From David Remnick's analysis in The New Yorker.
March 17, 2002 3:32 PM   Subscribe

From David Remnick's analysis in The New Yorker. Faisal Husseini, a decided moderate among Yasir Arafat's leadership ranks, gave an interview not long before he died in which he compared Oslo to a Trojan horse, an intermediate, tactical step leading to the elimination of Israel. He said, "If you are asking me as a Pan-Arab nationalist what are the Palestinian borders according to the higher strategy, I will immediately reply: 'From the river to the sea' "—that is, from the Jordan to the Mediterranean.
posted by semmi (7 comments total)

And the reality today is that Israel not only talks about the opposite, but has worked for the last 30 years to make it a reality. If you're trying to make the Palestinians look like they can't be trusted, you must acknowledge that Israel is just as wrong for creating "facts on the ground" through the occupation to achieve the opposite and also cannot be trusted. The only difference is that the injustice Husseini allegedly talks about is one that Israel has already created.
posted by laz-e-boy at 8:42 PM on March 17, 2002

Here is the Benny Morris piece in the Guardian where he effectively recants his faith in the Palestinian position.

I don't believe that Arafat and his colleagues mean or want peace - only a staggered chipping away at the Jewish state - and I don't believe that a permanent two-state solution will emerge. I don't believe that Arafat is constitutionally capable of agreeing, really agreeing, to a solution in which the Palestinians get 22-25% of the land (a West Bank-Gaza state) and Israel the remaining 75-78%, or of signing away the "right of return". He is incapable of looking his refugee constituencies in Lebanon, Syria, Jordan and Gaza in the eye and telling them: "I have signed away your birthright, your hope, your dream."

And he probably doesn't want to. Ultimately, I believe, the balance of military force or the demography of Palestine, meaning the discrepant national birth rates, will determine the country's future, and either Palestine will become a Jewish state, without a substantial Arab minority, or it will become an Arab state, with a gradually diminishing Jewish minority. Or it will become a nuclear wasteland, a home to neither people.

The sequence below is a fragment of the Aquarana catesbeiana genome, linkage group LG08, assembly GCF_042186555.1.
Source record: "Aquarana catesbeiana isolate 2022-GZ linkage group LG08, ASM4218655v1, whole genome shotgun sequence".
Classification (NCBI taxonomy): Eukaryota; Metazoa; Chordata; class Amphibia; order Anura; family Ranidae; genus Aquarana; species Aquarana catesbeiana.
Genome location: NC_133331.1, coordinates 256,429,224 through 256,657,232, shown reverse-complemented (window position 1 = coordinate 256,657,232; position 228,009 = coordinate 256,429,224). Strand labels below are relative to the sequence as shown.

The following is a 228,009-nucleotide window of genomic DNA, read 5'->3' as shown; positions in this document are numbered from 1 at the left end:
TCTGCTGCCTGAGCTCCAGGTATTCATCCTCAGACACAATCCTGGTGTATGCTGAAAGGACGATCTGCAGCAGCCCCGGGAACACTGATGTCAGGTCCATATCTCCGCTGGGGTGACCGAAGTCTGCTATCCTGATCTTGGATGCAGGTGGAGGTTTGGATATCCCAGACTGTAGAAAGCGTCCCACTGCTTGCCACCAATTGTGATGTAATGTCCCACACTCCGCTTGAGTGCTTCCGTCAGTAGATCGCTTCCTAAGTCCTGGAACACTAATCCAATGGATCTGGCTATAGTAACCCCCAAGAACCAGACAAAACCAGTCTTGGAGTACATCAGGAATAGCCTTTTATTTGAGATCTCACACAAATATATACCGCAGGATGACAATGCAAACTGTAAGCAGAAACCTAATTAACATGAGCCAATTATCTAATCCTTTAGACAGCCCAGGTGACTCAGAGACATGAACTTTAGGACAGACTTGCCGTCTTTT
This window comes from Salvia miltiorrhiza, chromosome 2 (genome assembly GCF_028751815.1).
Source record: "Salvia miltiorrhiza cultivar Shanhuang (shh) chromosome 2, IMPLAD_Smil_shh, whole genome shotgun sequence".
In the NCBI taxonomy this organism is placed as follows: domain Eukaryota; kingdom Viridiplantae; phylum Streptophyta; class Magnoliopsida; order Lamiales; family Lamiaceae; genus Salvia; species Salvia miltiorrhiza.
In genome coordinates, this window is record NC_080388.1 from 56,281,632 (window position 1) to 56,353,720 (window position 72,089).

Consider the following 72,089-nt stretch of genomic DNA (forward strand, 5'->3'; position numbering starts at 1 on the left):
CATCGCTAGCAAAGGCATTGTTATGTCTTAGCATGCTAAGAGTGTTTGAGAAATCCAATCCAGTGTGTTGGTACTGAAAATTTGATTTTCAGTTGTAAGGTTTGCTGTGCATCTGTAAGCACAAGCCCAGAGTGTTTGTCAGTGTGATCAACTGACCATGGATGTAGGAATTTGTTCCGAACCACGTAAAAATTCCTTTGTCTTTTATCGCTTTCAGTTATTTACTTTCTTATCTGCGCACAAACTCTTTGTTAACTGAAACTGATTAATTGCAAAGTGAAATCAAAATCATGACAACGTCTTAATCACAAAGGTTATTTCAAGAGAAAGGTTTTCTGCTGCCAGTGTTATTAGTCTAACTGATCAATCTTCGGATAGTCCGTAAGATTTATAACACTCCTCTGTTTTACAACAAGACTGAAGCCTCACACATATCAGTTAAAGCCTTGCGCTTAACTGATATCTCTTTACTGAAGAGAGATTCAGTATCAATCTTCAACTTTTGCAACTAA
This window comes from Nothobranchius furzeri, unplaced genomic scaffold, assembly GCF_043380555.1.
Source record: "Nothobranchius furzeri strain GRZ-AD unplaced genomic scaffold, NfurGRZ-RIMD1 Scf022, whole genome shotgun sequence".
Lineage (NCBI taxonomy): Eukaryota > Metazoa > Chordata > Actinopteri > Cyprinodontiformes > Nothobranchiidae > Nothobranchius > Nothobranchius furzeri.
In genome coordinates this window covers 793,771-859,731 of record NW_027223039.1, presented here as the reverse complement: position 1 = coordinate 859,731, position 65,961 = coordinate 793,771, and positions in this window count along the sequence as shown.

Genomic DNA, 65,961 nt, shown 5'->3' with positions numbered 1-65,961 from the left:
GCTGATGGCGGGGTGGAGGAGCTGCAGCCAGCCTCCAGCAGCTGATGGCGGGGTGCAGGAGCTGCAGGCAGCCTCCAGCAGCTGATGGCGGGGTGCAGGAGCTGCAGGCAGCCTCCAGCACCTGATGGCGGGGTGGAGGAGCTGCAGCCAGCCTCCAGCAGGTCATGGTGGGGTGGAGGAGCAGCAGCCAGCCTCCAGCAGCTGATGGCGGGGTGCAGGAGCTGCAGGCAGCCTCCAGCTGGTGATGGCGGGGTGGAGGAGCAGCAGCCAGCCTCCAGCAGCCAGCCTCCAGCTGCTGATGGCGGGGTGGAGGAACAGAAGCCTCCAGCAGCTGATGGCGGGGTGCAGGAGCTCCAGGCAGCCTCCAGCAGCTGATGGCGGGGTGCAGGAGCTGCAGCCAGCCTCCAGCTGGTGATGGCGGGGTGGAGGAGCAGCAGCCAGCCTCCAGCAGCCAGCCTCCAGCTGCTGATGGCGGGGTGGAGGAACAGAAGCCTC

posted by dhartung at 9:40 PM on March 17, 2002

It is very hard to keep an ethnically/religiously pure state going. Just ask all the others who have tried and failed.

I wonder what would happen if all the Palestinian refugees just converted to Judaism. Now THAT would be a strategy!
posted by chaz at 9:58 PM on March 17, 2002

In the bathroom the other day, whilst reading this article, I vowed to give up reading news reportage on Israel forever. I tried to get riled up about the phrase "adamantly and foolishly" applied to Palestinian's rejection of partition plans, and couldn't even muster that. I realized that this whole disgusting, revolting mess is never going to be fixed in my lifetime, unless of course we're obliterated in WW3. Compared to listening to horrid nationalist and racist rationalizations for murder for the rest of our lives, nuclear annihilation sounds kind of great.
posted by RJ Reynolds at 10:47 PM on March 17, 2002

Careful what you wish for, RJ.
posted by lbergstr at 10:59 PM on March 17, 2002

Let me second that, RJ -- think positive, let's set a different agenda. "The discussion would focus on why the global community and its various elements should have a stake in sustainable development and sustainable livelihoods."
posted by sheauga at 11:20 PM on March 17, 2002

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